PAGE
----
(Patrick D. Rosso/Boston.com/2012)
Nearly 50 residents filled the community room at the Mattapan Library to share their hopes and dreams for Mattapan and how the community can be strengthened from within.
“What is your dream for Mattapan?”
“How will you obtain that dream?”
Those questions were just a few of those asked of those in attendance at Mattapan United’s “Visioning Meeting” Tuesday night.
Tuesday’s meeting marked a major point for Mattapan United, as the Local Initiatives Support Corporation funded group, finds its legs, and works to form a steering committee.
“We get to do something we don’t get to do often, which is dream,” said Elena Letona, a consultant with LISC who facilitated Tuesday’s meeting. “If we can build strong ties among us that is going to radiate out into Mattapan.”
Residents who attended the evening meeting represented a broad cross-section of the neighborhood of more than 36,000. Both the young and the old, business owners and renters, shared their visions for the community.
Suggestions included more trees in the neighborhood, stronger connections with local schools, and a community center for the arts.
“Mattapan United started a year ago to get the community dreaming again,” said Milly Arbaje-Thomas, the executive director of the Action for Boston Community Development Inc.’s Mattapan Family Service Center, the parent organization of Mattapan United.
While some suggestions for the community that came out of the meeting were at times farfetched many of the suggestions revolved around smaller issues in the neighborhood and how the community as a whole could work to solve them.
“What I would like to see in five-years is healthier residents from young to old,” said Bobby Jenkins, a Mattapan United member and area resident. “I’d like to see Almont Park get tennis courts and a running track and see all our youth out there with their families.”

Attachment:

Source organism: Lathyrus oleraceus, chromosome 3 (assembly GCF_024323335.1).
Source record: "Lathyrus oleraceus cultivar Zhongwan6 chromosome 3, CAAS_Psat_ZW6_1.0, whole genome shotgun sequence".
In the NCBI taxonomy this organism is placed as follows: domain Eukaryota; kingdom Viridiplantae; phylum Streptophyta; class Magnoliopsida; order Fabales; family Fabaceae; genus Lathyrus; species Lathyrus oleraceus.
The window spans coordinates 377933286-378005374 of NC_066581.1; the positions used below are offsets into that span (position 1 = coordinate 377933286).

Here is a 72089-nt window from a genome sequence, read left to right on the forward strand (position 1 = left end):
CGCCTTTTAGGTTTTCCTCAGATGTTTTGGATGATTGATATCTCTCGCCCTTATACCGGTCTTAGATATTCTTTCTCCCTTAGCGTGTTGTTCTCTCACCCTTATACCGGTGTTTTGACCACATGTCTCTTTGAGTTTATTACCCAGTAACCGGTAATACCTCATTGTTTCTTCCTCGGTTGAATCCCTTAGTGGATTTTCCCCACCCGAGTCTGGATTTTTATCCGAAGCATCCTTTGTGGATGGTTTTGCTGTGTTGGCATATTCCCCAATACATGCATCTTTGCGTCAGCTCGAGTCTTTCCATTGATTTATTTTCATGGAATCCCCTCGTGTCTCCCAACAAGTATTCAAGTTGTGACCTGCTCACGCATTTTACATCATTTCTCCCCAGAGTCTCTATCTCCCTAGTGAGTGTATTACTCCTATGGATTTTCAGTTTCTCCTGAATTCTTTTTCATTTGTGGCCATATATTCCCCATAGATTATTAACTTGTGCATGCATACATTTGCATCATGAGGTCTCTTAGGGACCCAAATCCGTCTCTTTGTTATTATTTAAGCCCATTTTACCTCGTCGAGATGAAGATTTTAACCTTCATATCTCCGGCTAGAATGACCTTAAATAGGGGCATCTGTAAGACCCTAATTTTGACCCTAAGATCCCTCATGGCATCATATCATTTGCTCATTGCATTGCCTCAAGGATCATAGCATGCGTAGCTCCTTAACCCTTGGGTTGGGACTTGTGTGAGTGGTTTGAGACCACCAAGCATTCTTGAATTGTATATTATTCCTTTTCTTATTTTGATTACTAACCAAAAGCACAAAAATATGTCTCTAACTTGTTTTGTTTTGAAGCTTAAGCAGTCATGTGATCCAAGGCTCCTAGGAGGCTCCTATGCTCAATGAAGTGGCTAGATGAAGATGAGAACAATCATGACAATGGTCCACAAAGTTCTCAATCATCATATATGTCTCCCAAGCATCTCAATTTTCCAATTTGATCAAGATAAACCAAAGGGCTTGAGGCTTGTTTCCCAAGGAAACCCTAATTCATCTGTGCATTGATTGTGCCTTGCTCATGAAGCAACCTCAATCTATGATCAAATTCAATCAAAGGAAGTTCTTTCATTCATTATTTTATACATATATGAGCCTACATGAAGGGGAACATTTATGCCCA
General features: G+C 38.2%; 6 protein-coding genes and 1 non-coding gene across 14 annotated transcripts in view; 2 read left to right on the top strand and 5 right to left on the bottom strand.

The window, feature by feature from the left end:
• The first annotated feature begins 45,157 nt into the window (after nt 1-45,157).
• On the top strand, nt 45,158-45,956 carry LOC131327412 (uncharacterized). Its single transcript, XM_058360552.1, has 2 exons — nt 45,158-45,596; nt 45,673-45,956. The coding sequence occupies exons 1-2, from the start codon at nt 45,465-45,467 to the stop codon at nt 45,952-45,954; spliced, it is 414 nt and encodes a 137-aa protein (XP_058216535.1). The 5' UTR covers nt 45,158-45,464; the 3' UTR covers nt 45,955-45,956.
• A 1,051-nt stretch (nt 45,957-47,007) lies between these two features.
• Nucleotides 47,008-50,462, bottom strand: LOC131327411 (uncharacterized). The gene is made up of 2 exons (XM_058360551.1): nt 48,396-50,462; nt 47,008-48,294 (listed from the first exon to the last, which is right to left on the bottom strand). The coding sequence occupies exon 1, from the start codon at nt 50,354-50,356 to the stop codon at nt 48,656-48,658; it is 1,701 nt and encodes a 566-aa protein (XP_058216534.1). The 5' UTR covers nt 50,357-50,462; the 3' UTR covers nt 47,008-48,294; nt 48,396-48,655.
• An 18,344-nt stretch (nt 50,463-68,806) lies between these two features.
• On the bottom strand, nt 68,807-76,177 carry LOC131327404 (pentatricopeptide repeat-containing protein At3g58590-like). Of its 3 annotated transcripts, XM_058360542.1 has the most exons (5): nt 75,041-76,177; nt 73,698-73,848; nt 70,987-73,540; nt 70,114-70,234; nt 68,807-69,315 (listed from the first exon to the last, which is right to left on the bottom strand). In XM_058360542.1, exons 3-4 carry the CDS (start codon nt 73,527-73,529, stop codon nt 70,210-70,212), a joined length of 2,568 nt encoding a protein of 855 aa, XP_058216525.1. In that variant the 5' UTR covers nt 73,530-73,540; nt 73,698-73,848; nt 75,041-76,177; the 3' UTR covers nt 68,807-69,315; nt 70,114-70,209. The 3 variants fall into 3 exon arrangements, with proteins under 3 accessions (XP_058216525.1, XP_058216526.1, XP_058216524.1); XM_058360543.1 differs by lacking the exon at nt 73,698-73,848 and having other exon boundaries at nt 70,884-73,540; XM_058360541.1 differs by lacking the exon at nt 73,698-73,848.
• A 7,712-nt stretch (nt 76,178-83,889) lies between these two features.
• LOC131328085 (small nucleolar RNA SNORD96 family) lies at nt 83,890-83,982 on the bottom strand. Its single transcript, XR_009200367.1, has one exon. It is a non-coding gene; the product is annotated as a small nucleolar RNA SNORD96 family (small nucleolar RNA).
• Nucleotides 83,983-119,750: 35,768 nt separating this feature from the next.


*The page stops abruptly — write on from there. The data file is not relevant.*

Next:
“I envision more trees and greenway,” said Debora Burke, an area resident. “We need to make Mattapan a place we are proud to bring our children and families.”
Suggestions varied, but the one message that was constant through the night was that many wanted to make Mattapan a destination and shake off the neighborhood’s stigma as a place beset by street violence.
Many suggested a “Mattapan Pride Day” as a way to let the rest of the city know that Mattapan is the place to be. Others asked about ways to breathe life back into Mattapan Square and make the square, currently populated with dollar stores and nail salons, a destination for dining and shopping.
But while the group and its members were excited about talking about their dreams, accomplishing those dreams will prove the most difficult part of the journey.
“The people are excited to get this process started,” said Karleen Porcena, the operations manager of Mattapan United and employee with ABCD. “It’s clear that people don’t think these tasks are impossible.”
Tuesday’s meeting in some sense was still a kickoff for a group that was created out of tragedy. Formed by community members and neighborhood advocates on the heels of a grizzly 2010 quadruple homicide in Mattapan, the group at times has struggled to find its bearing and connect with the neighborhood.
To better familiarize itself with the neighborhood the group has been conduction community surveys to find out what is important to the community and how those within it would like to accomplish those goals.
Those surveys and the information gathered by the group are slated to be released in June at the group’s “Give Back Meeting”, but while the group organizes and comes up with ways to change Mattapan, murders in the city and Mattapan continue to rise and surpass the murder rate this time last year.
“We have a ways to go but we are working towards it,” said Jenkins.